While many states will be considering making marijuana legal in 2016, Vermont may be the first to do so through its legislature. MPP's New England Political Director Matt Simon is so optimistic that he is moving to the state from nearby New Hampshire in order to spend more time working with lawmakers there. Now, the state's attorney general has predicted that Vermont will make history next year.
[Attorney General Bill] Sorrell said in an interview Tuesday that while he doesn’t have any “insider information,” it’s his belief that the General Assembly will pass, and the governor will sign, legislation to legalize and regulate the recreational use and sale of marijuana during the upcoming legislative session.
While no “prominent Vermonter” has told him that marijuana will be legalized, his reading of the tea leaves (“or the marijuana leaves,” he quipped) is that this is the year for legalization.
“Let me put it this way, I will be surprised if marijuana is not legalized in this next legislative session,” he said.
The evidence as he sees it? There is a clear path through the Legislature now that House Speaker Shap Smith says he favors legalization of marijuana. In previous legislative sessions, Smith has taken a “wait-and-see” approach, and has not allowed legislation to reach the floor of the House.
There are enough votes for legislation to pass in the Senate, he says, and outgoing Gov. Peter Shumlin has said he would sign a bill.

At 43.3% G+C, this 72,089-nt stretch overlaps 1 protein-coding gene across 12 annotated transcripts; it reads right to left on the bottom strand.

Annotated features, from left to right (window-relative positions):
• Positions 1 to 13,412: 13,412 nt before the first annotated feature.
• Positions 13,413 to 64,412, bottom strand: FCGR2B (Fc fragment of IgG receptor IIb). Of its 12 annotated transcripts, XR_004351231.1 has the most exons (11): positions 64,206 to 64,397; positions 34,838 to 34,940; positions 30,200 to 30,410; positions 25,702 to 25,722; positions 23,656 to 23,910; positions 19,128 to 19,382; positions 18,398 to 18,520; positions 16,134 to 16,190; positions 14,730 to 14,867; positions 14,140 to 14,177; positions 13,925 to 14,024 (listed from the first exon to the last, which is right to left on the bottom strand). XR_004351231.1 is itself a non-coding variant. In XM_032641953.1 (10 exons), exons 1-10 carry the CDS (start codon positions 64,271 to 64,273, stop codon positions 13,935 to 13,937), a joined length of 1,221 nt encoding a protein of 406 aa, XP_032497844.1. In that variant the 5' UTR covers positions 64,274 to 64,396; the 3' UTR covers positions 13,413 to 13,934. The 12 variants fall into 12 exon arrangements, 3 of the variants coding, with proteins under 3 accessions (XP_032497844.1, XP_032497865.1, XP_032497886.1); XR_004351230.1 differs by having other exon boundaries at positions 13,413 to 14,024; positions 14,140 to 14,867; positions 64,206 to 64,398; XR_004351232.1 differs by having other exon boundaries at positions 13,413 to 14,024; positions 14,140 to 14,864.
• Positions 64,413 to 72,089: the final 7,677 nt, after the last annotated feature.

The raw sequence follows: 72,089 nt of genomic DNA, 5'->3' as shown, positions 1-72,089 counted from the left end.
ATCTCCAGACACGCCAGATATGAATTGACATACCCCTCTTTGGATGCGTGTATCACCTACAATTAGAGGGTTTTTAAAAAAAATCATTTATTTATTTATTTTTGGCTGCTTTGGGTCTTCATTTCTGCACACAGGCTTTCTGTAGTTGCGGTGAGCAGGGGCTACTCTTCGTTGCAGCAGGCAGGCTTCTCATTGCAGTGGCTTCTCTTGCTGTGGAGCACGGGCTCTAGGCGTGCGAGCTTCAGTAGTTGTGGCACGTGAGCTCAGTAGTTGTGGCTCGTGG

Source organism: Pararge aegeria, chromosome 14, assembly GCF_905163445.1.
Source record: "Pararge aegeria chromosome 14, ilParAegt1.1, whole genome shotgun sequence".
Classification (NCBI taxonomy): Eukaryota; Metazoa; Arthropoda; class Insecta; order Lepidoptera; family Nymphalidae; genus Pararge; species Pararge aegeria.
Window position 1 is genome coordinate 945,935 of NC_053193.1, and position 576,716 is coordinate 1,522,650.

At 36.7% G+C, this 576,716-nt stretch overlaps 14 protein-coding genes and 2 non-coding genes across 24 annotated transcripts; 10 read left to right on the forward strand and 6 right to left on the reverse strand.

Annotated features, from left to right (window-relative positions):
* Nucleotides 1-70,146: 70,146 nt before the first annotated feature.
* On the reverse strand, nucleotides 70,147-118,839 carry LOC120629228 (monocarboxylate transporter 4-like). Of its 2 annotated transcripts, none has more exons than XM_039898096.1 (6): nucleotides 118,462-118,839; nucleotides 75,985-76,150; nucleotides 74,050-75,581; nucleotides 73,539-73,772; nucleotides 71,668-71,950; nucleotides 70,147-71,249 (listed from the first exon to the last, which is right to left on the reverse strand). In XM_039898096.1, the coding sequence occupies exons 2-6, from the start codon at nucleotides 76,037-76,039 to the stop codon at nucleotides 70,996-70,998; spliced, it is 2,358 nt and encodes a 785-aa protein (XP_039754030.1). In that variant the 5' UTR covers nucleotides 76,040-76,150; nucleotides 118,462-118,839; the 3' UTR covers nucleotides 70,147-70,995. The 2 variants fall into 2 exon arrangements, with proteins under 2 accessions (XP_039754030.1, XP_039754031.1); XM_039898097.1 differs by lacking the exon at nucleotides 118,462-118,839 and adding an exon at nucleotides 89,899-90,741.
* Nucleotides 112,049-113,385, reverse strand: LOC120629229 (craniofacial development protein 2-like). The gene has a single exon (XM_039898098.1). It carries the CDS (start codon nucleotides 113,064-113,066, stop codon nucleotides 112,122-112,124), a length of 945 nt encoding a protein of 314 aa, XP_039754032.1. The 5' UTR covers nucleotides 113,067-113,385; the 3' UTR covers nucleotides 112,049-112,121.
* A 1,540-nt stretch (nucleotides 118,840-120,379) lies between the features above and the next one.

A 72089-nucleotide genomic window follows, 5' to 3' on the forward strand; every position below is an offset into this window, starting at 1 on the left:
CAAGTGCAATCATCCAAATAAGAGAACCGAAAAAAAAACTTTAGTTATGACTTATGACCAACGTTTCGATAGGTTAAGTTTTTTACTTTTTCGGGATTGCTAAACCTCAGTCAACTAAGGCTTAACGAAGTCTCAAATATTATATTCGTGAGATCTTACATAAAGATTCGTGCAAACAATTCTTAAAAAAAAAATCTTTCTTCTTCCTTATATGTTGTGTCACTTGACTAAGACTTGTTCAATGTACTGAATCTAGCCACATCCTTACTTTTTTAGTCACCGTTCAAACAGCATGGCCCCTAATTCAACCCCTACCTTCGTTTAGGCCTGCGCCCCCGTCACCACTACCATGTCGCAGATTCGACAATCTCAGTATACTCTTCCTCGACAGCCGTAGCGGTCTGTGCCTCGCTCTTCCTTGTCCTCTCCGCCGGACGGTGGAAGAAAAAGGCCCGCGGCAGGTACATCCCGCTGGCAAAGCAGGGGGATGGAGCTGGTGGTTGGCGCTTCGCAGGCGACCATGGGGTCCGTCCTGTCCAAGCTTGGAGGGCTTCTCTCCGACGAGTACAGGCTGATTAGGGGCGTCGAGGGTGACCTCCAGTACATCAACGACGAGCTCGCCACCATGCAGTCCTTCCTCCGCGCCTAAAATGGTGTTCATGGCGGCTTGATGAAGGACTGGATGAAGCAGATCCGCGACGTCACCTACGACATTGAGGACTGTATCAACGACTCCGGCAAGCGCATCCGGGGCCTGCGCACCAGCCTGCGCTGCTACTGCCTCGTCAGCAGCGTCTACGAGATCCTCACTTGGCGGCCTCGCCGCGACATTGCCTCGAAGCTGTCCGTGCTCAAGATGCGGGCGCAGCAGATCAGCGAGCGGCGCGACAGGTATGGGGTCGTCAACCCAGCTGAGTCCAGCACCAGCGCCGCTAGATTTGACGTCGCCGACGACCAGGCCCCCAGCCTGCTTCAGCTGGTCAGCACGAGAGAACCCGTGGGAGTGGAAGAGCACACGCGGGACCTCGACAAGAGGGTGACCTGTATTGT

As momentum builds toward legalization, the Marijuana Policy Project has stepped up its lobbying efforts in Vermont. Its New England political director is moving to Montpelier to lobby full time.
Once legislation is crafted, there will be a contentious rulemaking process. Vermont, however, doesn’t have to reinvent the wheel, Sorrell said. The state can draw from the experience of other states, such Washington, Oregon, Alaska and Colorado, that have, or are in the process of, regulating recreational marijuana industries, he said.
Vermont would be the first state to legalize marijuana solely through legislative action. Massachusetts is expected to have residents vote on a ballot initiative as soon as November 2016.
If you are a Vermont resident, please contact your legislators and ask them to support making marijuan legal for adults and regulating it like alcohol.
Vermont House Speaker Shap Smith, previously undecided about whether to support a bill that would make marijuana legal for adults and regulate it similarly to alcohol, has put his support behind such a measure for the 2016 session
Vermont Public Radio reports:
For months, Smith has taken a "wait and see" position concerning the legalization of marijuana. He said he wanted to remain undecided until Vermont lawmakers could closely evaluate the experience of Colorado and Washington, the two states that have legalized marijuana for more than a year.
Smith is seeking the Democratic gubernatorial nomination in 2016, and this legislation could be become a campaign issue.
Smith says he thinks it makes sense for Vermont to legalize marijuana if it can be done with a thoughtful approach.
"It's clear to me in my discussions with Vermonters that in general, the people in this state probably favor legalization,” Smith said on VPR's Vermont Edition on Aug. 28. “And I certainly believe that we can legalize marijuana if we do it right … we've seen what has happened in Colorado and Washington, and we can learn from their experiences."
Earlier this year, Sen. David Zuckerman and Rep. Chris Pearson introduced legislation to regulate marijuana, but the session adjourned before they were able to get a vote.